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It’s good to talk about the dangers of vegan diets

“Dairy-free diets warning over risk to bone health.” It may seem an innocuous enough headline, but it has had vegans online spitting out their virtual soy lattes in rage. The BBC News article concerns a release from the National Osteoporosis Society expressing worries that lots of young people are eliminating dairy from their diets, and this means they are drastically reducing their calcium intake and thereby, risking their bone health.
Vegans who know they can get their daily requirement of calcium from plant-based sources are frustrated by the article, which suggests some people, especially young people, are neglecting their health when they switch to a vegan diet. It made me want to text my mum and reassure her I am doing fine – it made others post angry comments on social media about #fakenews and dairy industry propaganda. Each to their own.
It’s a strange situation because both the article and its attackers are correct. So first, yes, you can meet your daily calcium needs and protect your bone health on a vegan diet. I am loth to join the ranks of unqualified people on the internet offering dietary advice (more on that later) but eating calcium-fortified dairy alternatives, fortified breads, leafy greens, beans, nuts, seeds and certain types of tofu will set you on the right track. Even hard water (thanks, London!) can provide calcium in your diet. And you can also take supplements and remain plant-powered and cruelty-free. However, the article acknowledges this. Check out the quote at the end of the piece from a spokeswoman for the British Nutrition Foundation:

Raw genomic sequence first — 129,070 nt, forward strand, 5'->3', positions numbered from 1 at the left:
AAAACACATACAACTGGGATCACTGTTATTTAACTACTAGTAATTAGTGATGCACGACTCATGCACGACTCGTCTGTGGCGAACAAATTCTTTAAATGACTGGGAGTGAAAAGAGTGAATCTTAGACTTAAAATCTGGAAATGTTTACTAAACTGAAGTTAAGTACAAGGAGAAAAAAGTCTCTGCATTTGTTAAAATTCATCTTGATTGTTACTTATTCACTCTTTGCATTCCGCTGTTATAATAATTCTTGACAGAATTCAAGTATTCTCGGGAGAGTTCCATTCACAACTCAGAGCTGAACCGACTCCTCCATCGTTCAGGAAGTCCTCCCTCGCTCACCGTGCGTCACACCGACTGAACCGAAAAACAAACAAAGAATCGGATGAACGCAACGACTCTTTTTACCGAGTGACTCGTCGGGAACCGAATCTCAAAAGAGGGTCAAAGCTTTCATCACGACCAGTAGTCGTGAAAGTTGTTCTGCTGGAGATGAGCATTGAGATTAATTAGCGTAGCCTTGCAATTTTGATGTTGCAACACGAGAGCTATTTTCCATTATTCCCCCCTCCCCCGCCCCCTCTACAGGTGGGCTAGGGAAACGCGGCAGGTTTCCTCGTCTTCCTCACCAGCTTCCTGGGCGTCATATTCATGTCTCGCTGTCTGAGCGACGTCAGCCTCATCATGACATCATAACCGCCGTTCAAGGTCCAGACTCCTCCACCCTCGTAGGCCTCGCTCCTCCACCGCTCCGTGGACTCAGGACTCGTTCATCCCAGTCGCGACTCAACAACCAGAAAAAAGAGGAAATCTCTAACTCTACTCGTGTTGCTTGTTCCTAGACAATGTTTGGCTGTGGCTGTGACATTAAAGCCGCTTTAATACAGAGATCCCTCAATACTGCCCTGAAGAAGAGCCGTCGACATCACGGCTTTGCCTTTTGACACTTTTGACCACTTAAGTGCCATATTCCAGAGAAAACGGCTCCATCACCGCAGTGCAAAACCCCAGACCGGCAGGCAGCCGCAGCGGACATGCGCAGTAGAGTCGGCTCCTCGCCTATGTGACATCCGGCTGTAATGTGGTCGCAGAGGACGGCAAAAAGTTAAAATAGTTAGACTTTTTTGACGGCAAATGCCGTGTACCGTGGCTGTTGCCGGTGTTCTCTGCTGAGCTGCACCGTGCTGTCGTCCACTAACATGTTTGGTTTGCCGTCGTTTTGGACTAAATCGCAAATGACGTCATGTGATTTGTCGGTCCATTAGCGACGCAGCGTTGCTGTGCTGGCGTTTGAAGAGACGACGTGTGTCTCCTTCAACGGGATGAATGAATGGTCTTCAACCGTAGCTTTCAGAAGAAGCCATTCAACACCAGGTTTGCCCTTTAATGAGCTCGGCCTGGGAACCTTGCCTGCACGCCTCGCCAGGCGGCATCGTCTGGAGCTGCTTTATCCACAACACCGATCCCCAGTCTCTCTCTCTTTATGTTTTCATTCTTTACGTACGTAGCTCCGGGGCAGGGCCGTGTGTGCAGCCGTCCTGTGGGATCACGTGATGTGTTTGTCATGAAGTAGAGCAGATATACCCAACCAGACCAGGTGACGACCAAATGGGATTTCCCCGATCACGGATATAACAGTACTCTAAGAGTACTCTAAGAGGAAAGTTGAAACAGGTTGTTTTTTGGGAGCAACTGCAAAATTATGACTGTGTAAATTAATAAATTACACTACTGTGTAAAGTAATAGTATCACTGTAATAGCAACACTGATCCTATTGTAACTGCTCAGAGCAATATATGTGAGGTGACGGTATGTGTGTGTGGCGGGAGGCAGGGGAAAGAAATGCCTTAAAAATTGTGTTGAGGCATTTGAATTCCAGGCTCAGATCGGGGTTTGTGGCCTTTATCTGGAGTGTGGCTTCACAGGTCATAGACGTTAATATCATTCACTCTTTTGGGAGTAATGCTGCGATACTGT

“While it’s not necessarily dangerous to cut out dairy from your diet it’s important to ensure you get enough calcium from other sources. Dairy tends to make the biggest contribution to our calcium intakes and so this needs to be replaced by other sources such as bread, cereal, canned fish, nuts, seeds and leafy green vegetables as well as choosing dairy alternatives that are fortified with calcium.”

There are other things in the article I agree with too. People who transition to a vegan diet without considering their calcium requirements are neglecting their bones – and osteoporosis is a very serious problem. It’s also true that as the article warns, lots of people are getting nutritional advice from unqualified bloggers and vloggers. A lot of these web sources are clearly aimed at, or at least very likely to appeal to, teenage girls. A lot of these people advise extreme versions of the vegan diet, which for example, exclude all oils and fats, or cooked foods, altogether. I have seen vegan bloggers discussing how eating a meat-free diet can change eye colour, lighten the menstrual cycle and somehow give people a closer appreciation of the earth and the natural wisdom of plants. Really. Some of this is silly, but some of this is outright dangerous. Vegan diets can be very healthy, but simply ditching meat and dairy doesn’t make you a bean-powered super being. And if you are prioritising “lightness” and “clean eating” over a balanced diet containing protein, fats, carbs, vitamins and nutrients, yes you are at risk of some serious health problems.